In recent years, the U.S. Securities and Exchange Commission (SEC) has increasingly made Environmental, Social, and Governance (ESG) issues a central element of the agency’s enforcement priorities and on September 25, the Commission announced the largest penalty for ESG greenwashing ever imposed on an asset manager.
The SEC charged the Deutsche Bank subsidiary DWS Investment Management Americas Inc. with making misstatements about its ESG investment process. The Commission specifically alleges that DWS “failed to adequately implement certain provisions of its global ESG integration policy as it had led clients and investors to believe it would” and “failed to adopt and implement policies and procedures reasonably designed to ensure that its public statements about the ESG integrated products were accurate.”
“Whether advertising how they incorporate ESG factors into investment recommendations or making any other representation that is material to investors, investment advisers must ensure that their actions conform to their words,” said Sanjay Wadhwa, Deputy Director of the SEC’s Division of Enforcement and head of its Climate and ESG Task Force in the SEC’s press release. “Here, DWS advertised that ESG was in its ‘DNA,’ but, as the SEC’s order finds, its investment professionals failed to follow the ESG investment processes that it marketed.”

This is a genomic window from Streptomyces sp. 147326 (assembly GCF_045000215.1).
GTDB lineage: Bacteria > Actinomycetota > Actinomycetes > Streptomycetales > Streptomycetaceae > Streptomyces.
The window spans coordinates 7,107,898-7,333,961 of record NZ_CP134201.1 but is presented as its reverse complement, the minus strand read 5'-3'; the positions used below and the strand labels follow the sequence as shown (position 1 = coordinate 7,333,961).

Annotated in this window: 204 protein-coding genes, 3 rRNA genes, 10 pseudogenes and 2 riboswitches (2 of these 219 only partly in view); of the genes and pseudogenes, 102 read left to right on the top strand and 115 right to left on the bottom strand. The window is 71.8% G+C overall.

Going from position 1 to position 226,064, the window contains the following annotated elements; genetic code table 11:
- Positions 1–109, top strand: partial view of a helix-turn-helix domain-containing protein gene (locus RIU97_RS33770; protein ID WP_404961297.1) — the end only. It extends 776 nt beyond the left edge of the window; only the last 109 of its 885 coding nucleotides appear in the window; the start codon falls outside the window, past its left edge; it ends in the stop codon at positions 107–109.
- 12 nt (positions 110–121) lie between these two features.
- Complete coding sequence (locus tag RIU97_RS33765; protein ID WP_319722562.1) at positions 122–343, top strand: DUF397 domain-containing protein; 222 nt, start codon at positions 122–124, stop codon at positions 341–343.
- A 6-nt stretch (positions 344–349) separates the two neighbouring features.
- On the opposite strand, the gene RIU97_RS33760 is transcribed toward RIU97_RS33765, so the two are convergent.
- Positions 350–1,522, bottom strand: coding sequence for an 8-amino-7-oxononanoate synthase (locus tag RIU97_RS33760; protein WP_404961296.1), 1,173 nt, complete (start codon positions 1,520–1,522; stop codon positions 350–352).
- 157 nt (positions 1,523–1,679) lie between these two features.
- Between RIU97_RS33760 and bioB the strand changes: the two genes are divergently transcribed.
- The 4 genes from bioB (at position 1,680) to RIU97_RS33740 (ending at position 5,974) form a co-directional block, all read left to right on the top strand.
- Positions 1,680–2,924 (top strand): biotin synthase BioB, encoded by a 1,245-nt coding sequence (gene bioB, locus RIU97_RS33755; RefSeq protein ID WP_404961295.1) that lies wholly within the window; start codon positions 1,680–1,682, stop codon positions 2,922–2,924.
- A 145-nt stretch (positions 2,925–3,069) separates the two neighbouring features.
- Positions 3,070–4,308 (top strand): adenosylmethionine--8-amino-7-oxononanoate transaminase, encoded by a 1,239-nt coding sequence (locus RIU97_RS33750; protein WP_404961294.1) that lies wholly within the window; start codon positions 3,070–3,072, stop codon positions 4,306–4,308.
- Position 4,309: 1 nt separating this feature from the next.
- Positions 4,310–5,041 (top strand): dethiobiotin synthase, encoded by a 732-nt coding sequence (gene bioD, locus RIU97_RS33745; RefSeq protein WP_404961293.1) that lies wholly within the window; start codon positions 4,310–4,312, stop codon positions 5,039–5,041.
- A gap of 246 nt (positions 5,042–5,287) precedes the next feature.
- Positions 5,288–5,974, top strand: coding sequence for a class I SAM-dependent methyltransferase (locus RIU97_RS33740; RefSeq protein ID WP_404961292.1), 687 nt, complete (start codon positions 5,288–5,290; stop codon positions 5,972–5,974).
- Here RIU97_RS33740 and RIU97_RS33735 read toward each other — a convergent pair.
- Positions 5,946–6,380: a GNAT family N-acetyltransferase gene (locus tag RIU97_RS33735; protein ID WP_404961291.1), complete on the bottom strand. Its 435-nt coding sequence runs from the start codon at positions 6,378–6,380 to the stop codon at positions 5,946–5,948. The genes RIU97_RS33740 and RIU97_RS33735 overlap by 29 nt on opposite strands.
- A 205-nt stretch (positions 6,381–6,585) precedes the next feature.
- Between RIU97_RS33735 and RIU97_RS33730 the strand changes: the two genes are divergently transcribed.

To settle the charges, DWS agreed to pay a $19 million penalty, the largest penalty for greenwashing ever imposed on an asset manager by the SEC.
According to reporting by the Financial Times, the SEC “launched its greenwashing investigation two years ago, prompted by a whistleblower complaint from DWS’s former head of ESG, Desiree Fixler.”
Through the SEC Whistleblower Program, qualified whistleblowers are entitled to monetary awards of 10-30% of the funds collected by the government in the enforcement action connected to their disclosure.
The SEC views its whistleblower award program as critical to its ESG enforcement efforts. For example, in 2021, when the agency announced the creation of a Climate and ESG Task Force it highlighted the fact that the Task Force “will evaluate and pursue tips, referrals, and whistleblower complaints on ESG-related issues.”
The ESG Task Force was created under the leadership of then-Acting Chair Allison Herren Lee, who spoke out about both the dangers of greenwashing and the importance of whistleblowers during her time at the SEC.
“Greenwashing can mislead investors as to the true risks, rewards, and pricing of investment assets,” said Lee, who now serves as Of Counsel at the whistleblower firm Kohn, Kohn & Colapinto. She separately noted that whistleblowers “help create transparency, and from transparency flows crucial accountability.”
Other ESG-related enforcement actions taken by the SEC include an enforcement action against BNY Mellon Investment for misstatements and omissions related to ESG considerations and one taken against Vale S.A., a Brazilian mining company, for misleading investors about safety, which led to a deadly dam collapse in 2019 that killed 270 people and caused severe environmental harm.